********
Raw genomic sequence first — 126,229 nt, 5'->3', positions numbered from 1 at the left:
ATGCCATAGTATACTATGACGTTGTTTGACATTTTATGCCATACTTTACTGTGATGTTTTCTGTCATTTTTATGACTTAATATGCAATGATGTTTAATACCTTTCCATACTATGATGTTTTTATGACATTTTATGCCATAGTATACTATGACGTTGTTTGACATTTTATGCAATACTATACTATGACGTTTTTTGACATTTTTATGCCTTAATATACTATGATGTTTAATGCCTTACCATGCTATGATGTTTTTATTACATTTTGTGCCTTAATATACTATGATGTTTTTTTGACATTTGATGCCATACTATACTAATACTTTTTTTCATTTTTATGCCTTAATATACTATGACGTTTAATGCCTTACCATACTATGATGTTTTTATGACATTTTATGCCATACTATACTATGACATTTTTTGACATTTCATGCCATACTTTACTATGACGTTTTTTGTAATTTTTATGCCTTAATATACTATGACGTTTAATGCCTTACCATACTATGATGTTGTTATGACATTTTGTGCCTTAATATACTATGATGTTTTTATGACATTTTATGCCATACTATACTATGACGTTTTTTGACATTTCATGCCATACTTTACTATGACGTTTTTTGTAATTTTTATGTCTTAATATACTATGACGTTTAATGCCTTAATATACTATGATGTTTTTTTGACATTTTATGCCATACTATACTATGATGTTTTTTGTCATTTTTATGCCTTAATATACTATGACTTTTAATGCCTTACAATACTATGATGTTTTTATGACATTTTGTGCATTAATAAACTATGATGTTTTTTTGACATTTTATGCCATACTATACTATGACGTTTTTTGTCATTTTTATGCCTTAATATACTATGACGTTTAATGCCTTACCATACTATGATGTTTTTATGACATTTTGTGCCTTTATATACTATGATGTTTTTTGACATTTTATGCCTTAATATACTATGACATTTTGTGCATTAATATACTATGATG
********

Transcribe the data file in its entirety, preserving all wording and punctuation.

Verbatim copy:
Raw genomic sequence first — 126,229 nt, 5'->3', positions numbered from 1 at the left:
ATGCCATAGTATACTATGACGTTGTTTGACATTTTATGCCATACTTTACTGTGATGTTTTCTGTCATTTTTATGACTTAATATGCAATGATGTTTAATACCTTTCCATACTATGATGTTTTTATGACATTTTATGCCATAGTATACTATGACGTTGTTTGACATTTTATGCAATACTATACTATGACGTTTTTTGACATTTTTATGCCTTAATATACTATGATGTTTAATGCCTTACCATGCTATGATGTTTTTATTACATTTTGTGCCTTAATATACTATGATGTTTTTTTGACATTTGATGCCATACTATACTAATACTTTTTTTCATTTTTATGCCTTAATATACTATGACGTTTAATGCCTTACCATACTATGATGTTTTTATGACATTTTATGCCATACTATACTATGACATTTTTTGACATTTCATGCCATACTTTACTATGACGTTTTTTGTAATTTTTATGCCTTAATATACTATGACGTTTAATGCCTTACCATACTATGATGTTGTTATGACATTTTGTGCCTTAATATACTATGATGTTTTTATGACATTTTATGCCATACTATACTATGACGTTTTTTGACATTTCATGCCATACTTTACTATGACGTTTTTTGTAATTTTTATGTCTTAATATACTATGACGTTTAATGCCTTAATATACTATGATGTTTTTTTGACATTTTATGCCATACTATACTATGATGTTTTTTGTCATTTTTATGCCTTAATATACTATGACTTTTAATGCCTTACAATACTATGATGTTTTTATGACATTTTGTGCATTAATAAACTATGATGTTTTTTTGACATTTTATGCCATACTATACTATGACGTTTTTTGTCATTTTTATGCCTTAATATACTATGACGTTTAATGCCTTACCATACTATGATGTTTTTATGACATTTTGTGCCTTTATATACTATGATGTTTTTTGACATTTTATGCCTTAATATACTATGACATTTTGTGCATTAATATACTATGATG